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What are digital learning and e-learning, and how do they differ?

Digital learning and e-learning are words that we frequently hear these days as learning experiences that have taken the world by storm – especially during the pandemic. But what are they really, and is there a difference between the two?

What is digital learning?

Digital learning refers to any type of learning that uses technology – in the broadest sense of the word. Thus, Anything that involves digital platforms, tools, systems, and applications by learners pertains to digital learning. This means that online courses, conducting internet research, even watching online videos, or using digital tools and devices face-to-face with their teacher in a traditional classroom are all considered digital learning.

It differs from online learning in that the latter only involves learning through the internet. The former is a broader term that includes the use of both internet and digital devices, tools, systems, and applications. Online learning uses the internet as a form of communication and learning. This means that students and the teacher can all be in the same room together and still adopt online learning.

What is e-Learning?

e-Learning is a type of learning that all happens virtually – the students and the teacher do NOT have face-to-face interaction at all. As a “fully” online learning experience, e-Learning involves all materials, course work, and communication that take place online. This means that this virtual learning requires emails, forums, chat, online group discussions, or video conferencing as primary means of learning and communication.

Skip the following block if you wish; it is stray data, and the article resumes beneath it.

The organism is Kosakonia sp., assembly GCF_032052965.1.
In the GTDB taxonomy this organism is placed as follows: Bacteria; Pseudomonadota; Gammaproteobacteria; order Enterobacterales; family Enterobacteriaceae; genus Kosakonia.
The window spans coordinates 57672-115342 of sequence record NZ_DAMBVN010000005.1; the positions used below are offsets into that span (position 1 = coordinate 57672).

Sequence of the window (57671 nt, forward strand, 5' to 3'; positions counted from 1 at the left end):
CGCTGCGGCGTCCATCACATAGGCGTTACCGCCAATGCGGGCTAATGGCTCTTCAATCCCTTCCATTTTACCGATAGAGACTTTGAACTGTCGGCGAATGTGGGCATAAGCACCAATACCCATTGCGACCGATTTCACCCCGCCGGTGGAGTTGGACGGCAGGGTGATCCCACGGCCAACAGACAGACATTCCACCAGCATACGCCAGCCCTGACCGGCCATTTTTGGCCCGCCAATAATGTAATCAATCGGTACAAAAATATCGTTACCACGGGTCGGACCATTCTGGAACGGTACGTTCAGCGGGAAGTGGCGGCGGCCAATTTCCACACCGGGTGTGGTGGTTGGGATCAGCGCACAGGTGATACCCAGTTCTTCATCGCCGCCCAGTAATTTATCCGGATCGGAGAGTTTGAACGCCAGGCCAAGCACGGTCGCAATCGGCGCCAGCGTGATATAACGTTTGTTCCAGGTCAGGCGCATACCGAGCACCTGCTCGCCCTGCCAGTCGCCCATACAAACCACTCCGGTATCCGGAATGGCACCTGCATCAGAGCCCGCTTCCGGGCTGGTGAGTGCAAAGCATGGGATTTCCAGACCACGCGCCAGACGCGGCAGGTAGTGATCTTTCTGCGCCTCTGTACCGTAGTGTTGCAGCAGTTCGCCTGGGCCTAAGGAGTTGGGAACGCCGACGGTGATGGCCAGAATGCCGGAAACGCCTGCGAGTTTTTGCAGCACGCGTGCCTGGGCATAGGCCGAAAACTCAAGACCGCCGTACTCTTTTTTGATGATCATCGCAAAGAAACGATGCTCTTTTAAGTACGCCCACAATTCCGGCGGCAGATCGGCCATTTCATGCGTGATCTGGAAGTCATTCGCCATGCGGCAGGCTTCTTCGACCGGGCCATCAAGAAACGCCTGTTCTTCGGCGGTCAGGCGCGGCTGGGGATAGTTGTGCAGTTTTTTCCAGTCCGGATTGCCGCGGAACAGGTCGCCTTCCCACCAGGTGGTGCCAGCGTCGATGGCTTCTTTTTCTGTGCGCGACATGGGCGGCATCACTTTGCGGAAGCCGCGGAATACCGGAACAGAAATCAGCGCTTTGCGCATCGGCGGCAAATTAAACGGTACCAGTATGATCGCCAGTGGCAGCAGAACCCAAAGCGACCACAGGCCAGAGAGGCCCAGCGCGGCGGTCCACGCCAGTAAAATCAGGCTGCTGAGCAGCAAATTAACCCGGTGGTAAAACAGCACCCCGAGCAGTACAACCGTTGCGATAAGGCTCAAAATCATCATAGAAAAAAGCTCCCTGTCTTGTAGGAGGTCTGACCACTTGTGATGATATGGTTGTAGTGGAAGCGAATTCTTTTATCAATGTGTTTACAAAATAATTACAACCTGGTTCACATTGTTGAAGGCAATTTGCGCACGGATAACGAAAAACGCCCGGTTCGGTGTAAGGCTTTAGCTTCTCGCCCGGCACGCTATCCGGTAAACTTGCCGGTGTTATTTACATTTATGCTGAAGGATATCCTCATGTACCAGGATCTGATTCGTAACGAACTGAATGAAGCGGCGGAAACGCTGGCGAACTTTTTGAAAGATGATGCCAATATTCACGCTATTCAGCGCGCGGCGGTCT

What are the main differences between digital learning and e-Learning?

The two may sound like they’re the same, but there are subtle differences between them. Here are just some of them:

The intention

Some resources would use the term “e-learning” to refer to education and learning within an educational institution. Others pertain to “digital learning” for corporate learning or training. With increasing mobility by the workforce coupled with the remote nature of today’s work, digital learning has become an overarching practice that encompasses all forms of training among business organizations.


The presence of several tools, platforms, Learning Management Systems, and applications has made it possible for employees to build their skills and train with a slew of activities. Self-learning, meetings, immersions, classroom training, feedback mechanisms, and progress tracking have become standard practices in most corporate training. This type of learning – also known as blended learning – enables learners to obtain a more holistic way of learning. It can even be done regardless of where the students and the teacher are; geography does not matter, and in this sense, distance learning takes place.

Digital learning encompasses the aforementioned design, where digital tools and platforms are combined with other offline formats to provide a holistic view of learning. E-Learning, however, will only pertain to the “fully online” aspects of the above, specifically the use of online tools in a remote environment.


While both digital learning and e-Learning allow student and teacher interaction, the difference lies in whether they are face-to-face or not.

Digital learning may involve the use of digital devices to facilitate learning, regardless of whether the students and the teacher are in the same room or not. This means that students may be using tablets along with other students and the teacher in a traditional classroom setup.

On the flip side, e-Learning is a “fully online” learning experience, which means that the practice is remotely done – the learner and facilitator are in different places and can communicate through online tools and platforms.